What is choline, and what is it good for? Learn all about this important supplement ingredient and how it can be beneficial to your pregnancy journey.
By OBGYN and fertility expert Dr. Kenosha Gleaton
Improved cognition, heart health, metabolism, fertility, and more are all benefits of a high-choline diet. It’s important that you know the research behind these claims as well as where choline is naturally found in the diet. Let's talk about the different types of choline, the daily recommended dosage, and what foods contain the highest choline concentrations.
What is choline?
From large organ systems and brain health to lipid metabolism and cellular membranes, and many things in between, choline is an important nutrient used in many bodily functions. Our reproductive health is also dependent on sufficient choline levels for pregnancy and lactation. Choline is produced naturally by the body in small doses, but it’s important that we’re also consuming larger amounts of choline in our diet to prevent deficiency.
Dietary sources for choline include both animal and plant sources; however, the foods highest in choline are products such as beef, eggs, chicken, fish, pork, nuts, legumes, and cruciferous vegetables.
Choline and fertility
A few studies have shown that supplementing with choline benefits male and female fertility. Research shows that adding in choline and Omega 3 increased ovarian function, increased the percentage of antral follicles, and increased levels and interactions of hormone receptors for vital hormone including luteinizing hormone.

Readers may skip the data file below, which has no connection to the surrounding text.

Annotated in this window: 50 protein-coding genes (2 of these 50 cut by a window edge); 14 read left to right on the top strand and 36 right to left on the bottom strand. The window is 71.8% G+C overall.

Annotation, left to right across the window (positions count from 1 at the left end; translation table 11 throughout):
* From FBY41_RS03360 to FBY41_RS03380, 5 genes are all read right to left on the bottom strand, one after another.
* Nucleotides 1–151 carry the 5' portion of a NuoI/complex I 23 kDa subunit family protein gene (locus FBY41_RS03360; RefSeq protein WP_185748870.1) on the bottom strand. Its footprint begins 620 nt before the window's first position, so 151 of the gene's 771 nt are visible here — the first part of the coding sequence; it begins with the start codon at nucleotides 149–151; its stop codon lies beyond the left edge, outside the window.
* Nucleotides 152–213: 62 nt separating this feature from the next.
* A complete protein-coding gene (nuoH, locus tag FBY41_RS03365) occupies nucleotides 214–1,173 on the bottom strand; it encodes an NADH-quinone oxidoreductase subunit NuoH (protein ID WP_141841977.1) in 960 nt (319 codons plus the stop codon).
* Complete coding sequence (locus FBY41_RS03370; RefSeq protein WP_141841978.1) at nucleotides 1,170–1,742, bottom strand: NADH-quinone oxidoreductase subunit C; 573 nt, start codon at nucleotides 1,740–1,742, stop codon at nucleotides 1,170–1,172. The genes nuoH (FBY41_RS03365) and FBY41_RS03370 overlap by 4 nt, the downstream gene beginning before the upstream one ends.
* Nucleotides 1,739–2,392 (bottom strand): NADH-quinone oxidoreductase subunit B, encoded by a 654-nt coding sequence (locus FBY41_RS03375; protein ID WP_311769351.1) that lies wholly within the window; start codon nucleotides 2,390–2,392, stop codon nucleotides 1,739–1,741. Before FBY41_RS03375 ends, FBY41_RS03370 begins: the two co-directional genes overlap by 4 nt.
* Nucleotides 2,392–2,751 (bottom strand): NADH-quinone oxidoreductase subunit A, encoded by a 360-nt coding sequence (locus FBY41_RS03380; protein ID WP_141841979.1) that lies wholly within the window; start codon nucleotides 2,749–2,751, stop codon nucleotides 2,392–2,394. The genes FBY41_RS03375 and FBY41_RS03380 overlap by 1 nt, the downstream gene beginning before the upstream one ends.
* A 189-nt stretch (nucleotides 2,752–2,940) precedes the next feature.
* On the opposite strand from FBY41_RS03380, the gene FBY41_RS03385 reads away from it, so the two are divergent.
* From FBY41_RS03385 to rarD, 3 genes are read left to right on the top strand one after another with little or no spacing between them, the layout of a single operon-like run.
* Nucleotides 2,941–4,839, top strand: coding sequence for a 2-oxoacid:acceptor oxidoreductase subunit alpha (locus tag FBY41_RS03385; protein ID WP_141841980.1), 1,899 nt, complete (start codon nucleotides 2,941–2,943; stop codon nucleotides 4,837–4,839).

Another study on genotyping found that deletion of a choline related enzyme in males lead to diminished sperm function, diminished sperm motility (movement), and unusual sperm morphology (shape). We know that sperm is half of the equation, which is why a diet full of vitamins and minerals is essential for all. Check out our Prenatal for him made from seven high quality ingredients, carefully formulated to support male fertility.
These findings suggest that choline may be extremely effective for supporting reproductive health for both men and women, including improved ovarian function and sperm health. Not only is choline beneficial for fertility, but it’s a vital nutrient for pregnancy! Read more on this below and shop fertility supplements for pregnancy found at Natalist.com
Choline and pregnancy